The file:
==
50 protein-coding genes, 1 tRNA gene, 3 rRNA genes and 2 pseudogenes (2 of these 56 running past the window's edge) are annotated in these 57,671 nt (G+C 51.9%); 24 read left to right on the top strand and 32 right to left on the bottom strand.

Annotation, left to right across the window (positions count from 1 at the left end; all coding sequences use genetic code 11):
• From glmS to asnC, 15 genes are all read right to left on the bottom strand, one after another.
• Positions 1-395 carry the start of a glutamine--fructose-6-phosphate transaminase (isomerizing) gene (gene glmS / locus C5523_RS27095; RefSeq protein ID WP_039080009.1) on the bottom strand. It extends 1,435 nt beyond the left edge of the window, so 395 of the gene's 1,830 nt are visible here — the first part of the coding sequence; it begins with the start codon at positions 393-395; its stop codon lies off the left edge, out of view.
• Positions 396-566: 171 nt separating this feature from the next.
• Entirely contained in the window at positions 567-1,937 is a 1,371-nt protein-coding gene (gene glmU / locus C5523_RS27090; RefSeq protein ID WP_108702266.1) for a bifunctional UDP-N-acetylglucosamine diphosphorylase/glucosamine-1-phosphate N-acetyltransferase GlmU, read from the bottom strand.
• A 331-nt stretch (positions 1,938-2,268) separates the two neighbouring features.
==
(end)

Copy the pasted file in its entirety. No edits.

50 protein-coding genes, 1 tRNA gene, 3 rRNA genes and 2 pseudogenes (2 of these 56 running past the window's edge) are annotated in these 57,671 nt (G+C 51.9%); 24 read left to right on the top strand and 32 right to left on the bottom strand.

Annotation, left to right across the window (positions count from 1 at the left end; all coding sequences use genetic code 11):
• From glmS to asnC, 15 genes are all read right to left on the bottom strand, one after another.
• Positions 1-395 carry the start of a glutamine--fructose-6-phosphate transaminase (isomerizing) gene (gene glmS / locus C5523_RS27095; RefSeq protein ID WP_039080009.1) on the bottom strand. It extends 1,435 nt beyond the left edge of the window, so 395 of the gene's 1,830 nt are visible here — the first part of the coding sequence; it begins with the start codon at positions 393-395; its stop codon lies off the left edge, out of view.
• Positions 396-566: 171 nt separating this feature from the next.
• Entirely contained in the window at positions 567-1,937 is a 1,371-nt protein-coding gene (gene glmU / locus C5523_RS27090; RefSeq protein ID WP_108702266.1) for a bifunctional UDP-N-acetylglucosamine diphosphorylase/glucosamine-1-phosphate N-acetyltransferase GlmU, read from the bottom strand.
• A 331-nt stretch (positions 1,938-2,268) separates the two neighbouring features.